Why You Should Use Aesthetics

Introduction:

What is the difference between movies and books? Both tell stories, and both convey meanings. Movies have the wonderful gift of visual art. They show dazzling pictures of oceans, city lights, dances, quiet castles, etc. Books, on the other hand, must describe and show everything through words. They must feed your imagination. However, both movies and books have Aesthetics.

Aesthetics are key components to creating a compelling story. They are what draw people in and in rapture them.

I introduce to you the world of esthetics.

Choose an Aesthetic for Your Story

Another term for aesthetic is atmosphere. It is the tune that sets your novel. Whether it is chill-champagne-in-glass-jazz or Arabian-earthy-spices-dazzling-rugs or pretentious-white-couch-kale-smoothy-Harvard-experience, it is what sets your novel. There should be at least two esthetics in your novel: A positive and negative one. One should draw your reader in, the other should make them disgusted and saddened.

Think of the saddest, more thought provoking story you have read. Put your finger on the aesthetic or atmosphere that made you feel that way. Esthetics are powerful, are they not?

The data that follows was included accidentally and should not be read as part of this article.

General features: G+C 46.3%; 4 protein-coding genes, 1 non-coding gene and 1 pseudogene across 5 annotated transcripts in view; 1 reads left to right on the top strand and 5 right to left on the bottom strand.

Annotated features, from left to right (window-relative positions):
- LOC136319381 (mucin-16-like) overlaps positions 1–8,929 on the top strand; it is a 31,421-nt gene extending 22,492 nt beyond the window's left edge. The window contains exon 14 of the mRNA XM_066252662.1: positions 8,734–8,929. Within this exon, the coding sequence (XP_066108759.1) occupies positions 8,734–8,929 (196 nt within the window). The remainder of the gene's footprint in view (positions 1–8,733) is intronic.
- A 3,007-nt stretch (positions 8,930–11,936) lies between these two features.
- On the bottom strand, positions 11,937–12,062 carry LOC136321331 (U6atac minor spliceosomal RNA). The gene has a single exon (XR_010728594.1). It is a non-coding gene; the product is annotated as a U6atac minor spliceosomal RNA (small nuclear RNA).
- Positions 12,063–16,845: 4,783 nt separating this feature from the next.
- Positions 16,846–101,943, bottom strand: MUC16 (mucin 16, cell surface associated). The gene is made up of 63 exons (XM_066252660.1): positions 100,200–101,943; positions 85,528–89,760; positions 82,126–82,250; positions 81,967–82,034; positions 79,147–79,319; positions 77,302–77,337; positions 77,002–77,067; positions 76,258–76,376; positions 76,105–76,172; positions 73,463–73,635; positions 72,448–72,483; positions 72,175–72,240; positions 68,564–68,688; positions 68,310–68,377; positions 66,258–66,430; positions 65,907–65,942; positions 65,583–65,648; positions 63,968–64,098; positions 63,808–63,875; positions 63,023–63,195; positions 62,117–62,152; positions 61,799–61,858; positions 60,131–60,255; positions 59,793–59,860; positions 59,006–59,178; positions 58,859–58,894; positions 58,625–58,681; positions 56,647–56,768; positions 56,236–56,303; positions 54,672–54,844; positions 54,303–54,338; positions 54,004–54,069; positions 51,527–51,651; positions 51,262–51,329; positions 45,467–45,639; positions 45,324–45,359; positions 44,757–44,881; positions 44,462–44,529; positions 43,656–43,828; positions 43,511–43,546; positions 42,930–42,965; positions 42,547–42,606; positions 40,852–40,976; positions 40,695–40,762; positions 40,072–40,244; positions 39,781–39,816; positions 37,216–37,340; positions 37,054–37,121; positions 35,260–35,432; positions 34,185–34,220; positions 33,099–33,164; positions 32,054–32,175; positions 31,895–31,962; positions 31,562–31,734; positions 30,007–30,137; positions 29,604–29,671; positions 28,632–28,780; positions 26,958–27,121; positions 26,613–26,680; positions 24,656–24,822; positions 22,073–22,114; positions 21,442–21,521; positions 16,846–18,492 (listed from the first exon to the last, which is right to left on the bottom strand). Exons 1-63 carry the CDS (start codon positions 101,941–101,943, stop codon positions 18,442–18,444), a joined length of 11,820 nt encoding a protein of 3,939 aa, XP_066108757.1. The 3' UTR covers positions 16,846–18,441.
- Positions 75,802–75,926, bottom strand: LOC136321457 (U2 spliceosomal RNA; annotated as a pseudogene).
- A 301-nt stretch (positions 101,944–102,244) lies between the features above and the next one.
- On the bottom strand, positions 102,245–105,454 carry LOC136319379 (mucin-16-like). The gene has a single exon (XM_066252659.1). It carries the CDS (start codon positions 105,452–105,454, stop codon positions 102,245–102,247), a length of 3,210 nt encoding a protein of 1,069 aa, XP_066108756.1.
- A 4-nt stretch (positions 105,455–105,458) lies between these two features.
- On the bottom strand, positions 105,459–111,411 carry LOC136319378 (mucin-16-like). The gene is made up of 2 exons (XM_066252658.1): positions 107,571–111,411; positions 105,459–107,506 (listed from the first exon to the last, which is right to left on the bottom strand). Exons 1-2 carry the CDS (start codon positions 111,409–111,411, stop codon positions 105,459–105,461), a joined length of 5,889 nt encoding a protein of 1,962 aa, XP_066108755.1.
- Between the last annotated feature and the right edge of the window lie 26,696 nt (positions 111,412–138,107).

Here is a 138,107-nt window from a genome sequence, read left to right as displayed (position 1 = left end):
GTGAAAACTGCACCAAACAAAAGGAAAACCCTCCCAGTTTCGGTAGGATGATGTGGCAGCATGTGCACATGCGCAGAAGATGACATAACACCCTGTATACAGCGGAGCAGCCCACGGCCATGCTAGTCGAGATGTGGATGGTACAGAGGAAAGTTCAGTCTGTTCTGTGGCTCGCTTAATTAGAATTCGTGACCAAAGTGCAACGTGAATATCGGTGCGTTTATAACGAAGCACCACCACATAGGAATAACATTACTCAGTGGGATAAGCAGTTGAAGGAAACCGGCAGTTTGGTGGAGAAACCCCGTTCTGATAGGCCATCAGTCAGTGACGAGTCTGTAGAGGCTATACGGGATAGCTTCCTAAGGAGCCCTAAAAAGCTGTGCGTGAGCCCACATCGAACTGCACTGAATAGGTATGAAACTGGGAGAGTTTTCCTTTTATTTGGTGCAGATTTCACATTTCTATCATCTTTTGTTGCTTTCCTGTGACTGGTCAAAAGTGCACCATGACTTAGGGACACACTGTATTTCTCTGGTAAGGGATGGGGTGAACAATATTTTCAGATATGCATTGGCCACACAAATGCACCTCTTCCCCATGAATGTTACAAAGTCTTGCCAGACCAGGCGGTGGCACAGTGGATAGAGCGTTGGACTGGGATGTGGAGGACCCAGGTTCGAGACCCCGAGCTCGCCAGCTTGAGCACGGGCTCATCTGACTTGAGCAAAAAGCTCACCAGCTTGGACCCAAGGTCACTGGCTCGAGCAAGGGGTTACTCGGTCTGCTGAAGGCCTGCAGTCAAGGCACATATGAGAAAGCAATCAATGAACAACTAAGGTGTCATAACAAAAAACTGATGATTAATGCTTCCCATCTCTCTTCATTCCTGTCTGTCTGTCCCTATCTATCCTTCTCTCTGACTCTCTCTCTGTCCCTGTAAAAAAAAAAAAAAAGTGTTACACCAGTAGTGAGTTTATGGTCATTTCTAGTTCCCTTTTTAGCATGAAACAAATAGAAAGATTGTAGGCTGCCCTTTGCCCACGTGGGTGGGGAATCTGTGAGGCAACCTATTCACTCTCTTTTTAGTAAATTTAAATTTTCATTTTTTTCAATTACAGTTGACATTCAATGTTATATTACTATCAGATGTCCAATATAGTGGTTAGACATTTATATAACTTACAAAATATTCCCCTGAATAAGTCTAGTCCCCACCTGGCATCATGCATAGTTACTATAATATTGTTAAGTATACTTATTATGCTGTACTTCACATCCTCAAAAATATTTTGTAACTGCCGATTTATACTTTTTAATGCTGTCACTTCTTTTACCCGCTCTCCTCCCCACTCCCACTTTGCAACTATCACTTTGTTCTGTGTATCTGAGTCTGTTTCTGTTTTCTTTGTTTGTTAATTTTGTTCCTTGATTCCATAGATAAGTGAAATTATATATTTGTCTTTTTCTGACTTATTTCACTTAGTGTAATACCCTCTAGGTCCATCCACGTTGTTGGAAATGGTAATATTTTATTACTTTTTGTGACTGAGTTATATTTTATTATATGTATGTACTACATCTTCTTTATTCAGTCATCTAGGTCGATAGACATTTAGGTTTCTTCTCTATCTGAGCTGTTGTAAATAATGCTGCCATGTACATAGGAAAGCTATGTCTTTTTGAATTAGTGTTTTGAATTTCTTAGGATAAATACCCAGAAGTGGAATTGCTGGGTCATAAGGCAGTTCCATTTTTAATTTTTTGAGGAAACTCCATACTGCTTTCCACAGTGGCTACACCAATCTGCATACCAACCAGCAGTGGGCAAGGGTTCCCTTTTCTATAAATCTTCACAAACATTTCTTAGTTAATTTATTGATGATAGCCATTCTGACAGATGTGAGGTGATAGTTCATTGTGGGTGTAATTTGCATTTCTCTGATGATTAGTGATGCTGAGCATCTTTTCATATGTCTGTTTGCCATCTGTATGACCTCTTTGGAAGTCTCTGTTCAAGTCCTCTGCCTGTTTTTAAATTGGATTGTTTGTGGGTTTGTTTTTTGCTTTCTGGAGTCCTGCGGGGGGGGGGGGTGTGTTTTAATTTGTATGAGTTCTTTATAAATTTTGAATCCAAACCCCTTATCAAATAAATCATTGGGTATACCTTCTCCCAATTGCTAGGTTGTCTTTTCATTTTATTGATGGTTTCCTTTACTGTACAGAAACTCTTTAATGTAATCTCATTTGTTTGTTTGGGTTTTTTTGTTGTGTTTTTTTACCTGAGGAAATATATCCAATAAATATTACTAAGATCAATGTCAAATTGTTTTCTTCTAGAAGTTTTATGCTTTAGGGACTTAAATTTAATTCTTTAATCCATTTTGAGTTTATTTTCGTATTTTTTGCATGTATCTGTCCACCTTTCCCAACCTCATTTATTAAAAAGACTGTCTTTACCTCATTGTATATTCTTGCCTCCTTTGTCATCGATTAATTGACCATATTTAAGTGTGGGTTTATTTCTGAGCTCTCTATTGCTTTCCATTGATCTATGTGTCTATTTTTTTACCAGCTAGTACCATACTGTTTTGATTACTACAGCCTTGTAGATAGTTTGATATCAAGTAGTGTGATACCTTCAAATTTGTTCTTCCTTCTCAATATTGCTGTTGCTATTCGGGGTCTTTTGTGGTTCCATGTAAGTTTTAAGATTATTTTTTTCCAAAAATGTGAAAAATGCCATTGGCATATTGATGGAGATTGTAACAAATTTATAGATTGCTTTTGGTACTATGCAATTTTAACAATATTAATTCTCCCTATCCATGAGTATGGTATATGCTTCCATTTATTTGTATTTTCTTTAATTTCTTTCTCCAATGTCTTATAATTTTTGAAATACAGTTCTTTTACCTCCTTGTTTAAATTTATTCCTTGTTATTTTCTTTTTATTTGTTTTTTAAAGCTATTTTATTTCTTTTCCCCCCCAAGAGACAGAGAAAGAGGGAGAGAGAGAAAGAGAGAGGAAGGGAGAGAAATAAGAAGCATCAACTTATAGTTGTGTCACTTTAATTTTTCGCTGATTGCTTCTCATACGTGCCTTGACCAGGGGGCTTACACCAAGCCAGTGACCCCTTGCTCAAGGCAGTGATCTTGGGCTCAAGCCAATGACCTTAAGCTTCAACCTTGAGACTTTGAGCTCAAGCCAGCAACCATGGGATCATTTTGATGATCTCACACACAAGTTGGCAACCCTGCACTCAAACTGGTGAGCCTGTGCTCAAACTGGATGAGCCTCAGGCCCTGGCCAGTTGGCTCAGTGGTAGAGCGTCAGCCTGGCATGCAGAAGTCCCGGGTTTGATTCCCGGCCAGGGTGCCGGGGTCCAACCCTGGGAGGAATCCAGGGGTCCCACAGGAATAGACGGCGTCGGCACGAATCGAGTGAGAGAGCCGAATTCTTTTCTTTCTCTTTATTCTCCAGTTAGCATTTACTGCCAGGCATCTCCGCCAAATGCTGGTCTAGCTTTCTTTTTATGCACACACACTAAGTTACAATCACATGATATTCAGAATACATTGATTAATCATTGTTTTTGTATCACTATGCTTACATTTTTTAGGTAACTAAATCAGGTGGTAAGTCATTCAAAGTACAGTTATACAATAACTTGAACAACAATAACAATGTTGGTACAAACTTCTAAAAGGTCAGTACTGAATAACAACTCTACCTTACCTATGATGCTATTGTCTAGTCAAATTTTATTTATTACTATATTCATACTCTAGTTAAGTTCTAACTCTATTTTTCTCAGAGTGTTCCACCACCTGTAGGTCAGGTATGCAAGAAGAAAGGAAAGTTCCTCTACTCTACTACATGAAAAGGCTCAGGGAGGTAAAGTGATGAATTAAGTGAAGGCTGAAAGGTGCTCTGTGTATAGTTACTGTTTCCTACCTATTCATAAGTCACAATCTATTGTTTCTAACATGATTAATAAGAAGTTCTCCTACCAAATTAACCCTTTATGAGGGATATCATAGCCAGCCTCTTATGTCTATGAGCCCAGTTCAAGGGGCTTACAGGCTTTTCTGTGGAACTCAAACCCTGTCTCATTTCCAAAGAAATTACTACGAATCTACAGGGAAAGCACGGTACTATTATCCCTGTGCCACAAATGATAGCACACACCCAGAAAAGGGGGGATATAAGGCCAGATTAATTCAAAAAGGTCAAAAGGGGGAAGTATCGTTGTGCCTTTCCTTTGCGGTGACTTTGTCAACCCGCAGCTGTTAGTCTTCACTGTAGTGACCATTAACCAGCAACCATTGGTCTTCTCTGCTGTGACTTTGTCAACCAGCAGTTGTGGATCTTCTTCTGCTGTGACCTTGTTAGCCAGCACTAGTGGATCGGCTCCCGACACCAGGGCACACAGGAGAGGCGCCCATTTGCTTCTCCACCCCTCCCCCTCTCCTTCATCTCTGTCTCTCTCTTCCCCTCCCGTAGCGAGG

If you are writing a fantasy novel or multi-culture novel, I encourage you to use several aesthetics, one for each culture. The trick is to be able to change the aesthetic but still maintain the style of your novel. If you change the style of your novel, your reader will become lost.

Find a Picture, Set the Tone of Your Story

Most writers have Pinterest or some time of image/idea generator. The next time you see an inspiring picture, use it as a story prompt. Let the picture be your guide for your esthetic. Glorify the writers rule, “Show don’t tell.” Saturate your reader with the details they want to hear about. Make their imagination crave for more.

Do not fall into the trap of assigning weak adjectives and adverbs to your sentences. Study the following example:

Flavia walked into the coffee shop. She smelled the baking pastries and looked through the glass at the yummy looking snacks. On a wall, a blackboard contained a menu with fancy names for foods.

Pretty boring, is it not? The descriptions are weak and do not spark the imagination. Now look at the next example:

Flavia stepped eagerly into the coffee shop. Warm air surrounded her, and soft jazz tunes played in the background. A sweet and savory aroma of pastries filled her senses. She plastered her nose to the glass protecting the desirable desserts. Glancing up, she saw a blackboard hanging on a bare brick wall. Lacy handwriting spelled the names of “Chocolate Cherry Crush” and “Very Vanilla Vittles.”

The last paragraph was not a great example of aesthetics, however, it described the atmosphere much better than the first example.

Capture a feeling, write the aesthetic, portray an atmosphere and your readers will fall in love with your story.

Follow Annalia and her writing journey at blog located here.